Community FAQ

Building a large, important wind energy project has prompted a lot of good questions from the Carbon County community. Here is some background and answers to various local inquiries and issues.

Dollar sign

Economic benefits

The Chokecherry and Sierra Madre Wind Energy Project will provide a significant, positive and long-lasting economic impact to the State of Wyoming, Carbon County and local communities. The project will generate tax revenues from property taxes, sales/use taxes and wind electricity generation taxes that PCW estimates over construction and a 20-year economic life will total about $850 million.

In 2016, PCW prepared the following tax estimates that were reviewed by the Wyoming Department of Revenue:

  • Property taxes: Property taxes during construction will be generated proportional to the investment and percentage of the project's completion. Phase I and Phase II of the project are estimated to take eight years to construct. Over construction and 20 years of operations, and based on 2015 mill levies, PCW estimates the CCSM Project would pay $406.3 million in property taxes.

    Property tax dollars are distributed according to the mill levies for Carbon County Tax District 0100 and 0201, where the project is located. Therefore, these revenues will provide a major funding boost to local schools, vocational education, the library system, recreation services, the museum, the hospital, the conservation district, and county services for health and safety and road maintenance and repair. The State of Wyoming also receives about 19 percent of property tax dollars for the statewide School Fund. As recognized in the Final EIS prepared by BLM, the CCSM Project's assessed value "will qualify the CCSM (Project) as the single largest property taxpayer in the county, by a considerable margin."

  • Sales/use taxes: The state's sales/use tax exemption for renewable energy projects expired in 2011. Under current state law, PCW will pay an estimated $232.4 million in sales/use taxes over the approximately 8-year construction period for Phase I and Phase II of the project. About $123 million – or 53% – of the $232.4 million will be distributed within Carbon County. By state statute, much of that money is divided among the county's incorporated communities – such as Rawlins, Saratoga and Sinclair – based on population. The remaining money flows to the state.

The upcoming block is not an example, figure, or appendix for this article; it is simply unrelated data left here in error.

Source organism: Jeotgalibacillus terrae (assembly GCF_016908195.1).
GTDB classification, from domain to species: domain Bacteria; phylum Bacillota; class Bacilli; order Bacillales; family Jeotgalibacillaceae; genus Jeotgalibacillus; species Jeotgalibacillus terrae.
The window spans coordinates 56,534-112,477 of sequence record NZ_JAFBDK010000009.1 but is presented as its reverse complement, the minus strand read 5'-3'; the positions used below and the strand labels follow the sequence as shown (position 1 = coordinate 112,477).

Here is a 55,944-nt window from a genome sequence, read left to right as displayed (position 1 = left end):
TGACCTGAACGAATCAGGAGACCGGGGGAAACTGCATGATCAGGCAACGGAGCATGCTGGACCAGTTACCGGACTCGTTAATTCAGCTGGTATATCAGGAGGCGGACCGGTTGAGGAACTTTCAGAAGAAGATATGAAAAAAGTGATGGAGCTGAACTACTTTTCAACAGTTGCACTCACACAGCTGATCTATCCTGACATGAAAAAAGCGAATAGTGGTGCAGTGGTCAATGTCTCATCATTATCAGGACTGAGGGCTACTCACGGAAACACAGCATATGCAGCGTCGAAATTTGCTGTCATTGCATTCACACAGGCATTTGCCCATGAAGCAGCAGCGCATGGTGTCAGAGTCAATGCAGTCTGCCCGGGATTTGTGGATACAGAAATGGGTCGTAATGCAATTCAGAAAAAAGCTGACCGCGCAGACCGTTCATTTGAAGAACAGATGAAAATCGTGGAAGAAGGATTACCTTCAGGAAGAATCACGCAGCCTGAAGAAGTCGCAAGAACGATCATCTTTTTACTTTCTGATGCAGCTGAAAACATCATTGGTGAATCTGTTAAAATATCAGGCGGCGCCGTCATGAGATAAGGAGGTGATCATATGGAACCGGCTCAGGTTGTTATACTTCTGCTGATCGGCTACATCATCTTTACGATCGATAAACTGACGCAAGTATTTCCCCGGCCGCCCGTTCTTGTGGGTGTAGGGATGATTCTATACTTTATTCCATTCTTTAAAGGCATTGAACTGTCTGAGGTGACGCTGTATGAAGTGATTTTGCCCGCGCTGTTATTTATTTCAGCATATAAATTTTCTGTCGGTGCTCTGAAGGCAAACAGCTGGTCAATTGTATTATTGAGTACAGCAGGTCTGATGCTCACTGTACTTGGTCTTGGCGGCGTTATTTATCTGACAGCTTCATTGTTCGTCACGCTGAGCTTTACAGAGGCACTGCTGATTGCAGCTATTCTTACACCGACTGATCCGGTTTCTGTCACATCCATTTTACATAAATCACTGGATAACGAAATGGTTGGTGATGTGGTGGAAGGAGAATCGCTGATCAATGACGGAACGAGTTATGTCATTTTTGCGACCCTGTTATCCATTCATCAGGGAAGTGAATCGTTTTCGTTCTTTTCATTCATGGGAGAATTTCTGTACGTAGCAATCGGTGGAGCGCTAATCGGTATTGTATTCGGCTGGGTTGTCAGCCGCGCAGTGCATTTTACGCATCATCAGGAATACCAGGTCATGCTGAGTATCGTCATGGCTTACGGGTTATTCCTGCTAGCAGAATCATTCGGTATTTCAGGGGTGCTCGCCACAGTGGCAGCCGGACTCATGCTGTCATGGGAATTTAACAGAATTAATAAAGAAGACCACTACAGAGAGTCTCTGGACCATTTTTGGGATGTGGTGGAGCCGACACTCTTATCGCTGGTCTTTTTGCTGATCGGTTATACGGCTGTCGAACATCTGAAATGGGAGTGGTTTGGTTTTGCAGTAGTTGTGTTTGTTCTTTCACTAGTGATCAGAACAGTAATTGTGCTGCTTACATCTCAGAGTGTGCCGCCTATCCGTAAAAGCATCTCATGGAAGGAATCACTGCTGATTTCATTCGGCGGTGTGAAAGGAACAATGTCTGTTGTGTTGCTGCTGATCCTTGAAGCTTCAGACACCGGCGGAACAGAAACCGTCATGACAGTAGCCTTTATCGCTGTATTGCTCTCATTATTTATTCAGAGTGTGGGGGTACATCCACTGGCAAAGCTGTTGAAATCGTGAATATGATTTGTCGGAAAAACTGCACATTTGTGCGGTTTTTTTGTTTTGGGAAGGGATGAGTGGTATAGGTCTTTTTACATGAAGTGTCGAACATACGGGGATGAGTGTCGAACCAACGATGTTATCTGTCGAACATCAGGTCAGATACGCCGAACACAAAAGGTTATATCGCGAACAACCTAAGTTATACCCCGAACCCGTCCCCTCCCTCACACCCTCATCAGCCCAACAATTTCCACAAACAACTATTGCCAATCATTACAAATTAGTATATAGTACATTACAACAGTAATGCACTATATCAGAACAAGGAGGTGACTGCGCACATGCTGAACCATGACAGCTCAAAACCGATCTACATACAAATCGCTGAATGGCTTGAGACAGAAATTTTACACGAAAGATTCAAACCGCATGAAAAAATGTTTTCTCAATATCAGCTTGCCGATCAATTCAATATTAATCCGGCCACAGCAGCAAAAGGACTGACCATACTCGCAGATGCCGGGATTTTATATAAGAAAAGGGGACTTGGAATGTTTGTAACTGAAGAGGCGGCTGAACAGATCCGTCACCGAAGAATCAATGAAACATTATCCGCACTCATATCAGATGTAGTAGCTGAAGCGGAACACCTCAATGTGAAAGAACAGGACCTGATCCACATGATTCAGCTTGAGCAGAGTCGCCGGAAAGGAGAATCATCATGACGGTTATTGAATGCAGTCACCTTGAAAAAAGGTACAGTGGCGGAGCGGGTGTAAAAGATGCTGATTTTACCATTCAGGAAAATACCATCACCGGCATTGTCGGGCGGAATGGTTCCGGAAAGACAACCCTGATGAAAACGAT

• Wind electricity generation taxes: In 2010, the Wyoming Legislature passed legislation, which was signed by the governor, imposing an excise tax of $1 on each megawatt-hour of electricity generated by wind, after a turbine has been in operation for three years. Over the initial operations period of 20 years, PCW estimates the project will generate $207.8 million in electricity generation taxes.

    Under the statute, W.S. 39-22-111, 40% of the revenue "shall be deposited in the state general fund." The remaining 60% of the revenue "shall be distributed to the counties in this state where the generating facility is located. The amount shall be proportionately distributed to each county based upon the percentage of the assessed value of the generating facilities located within the county as compared to the total assessed value of generating facilities located within the state." W.S. 39-22-111.

    Therefore, of the estimated $207.8 million in electricity generation tax revenue, about $83.1 million will be distributed to the state general fund, and $124.7 million will be distributed to counties based upon the proportionate distribution formula set out in the statute. Because the CCSM Project is located in Carbon County, Carbon County will be credited with the entire assessed value of the CCSM Project for purposes of determining the proportionate distribution of 60 percent of the excise tax revenue generated by the CCSM Project.

PCW's 2016 tax estimates are higher than those set forth in PCW's 2014 application for its Wyoming Industrial Siting Permit due to increases in applicable property tax mill levies and an increase in the project's estimated capacity factors.

Additional economic benefits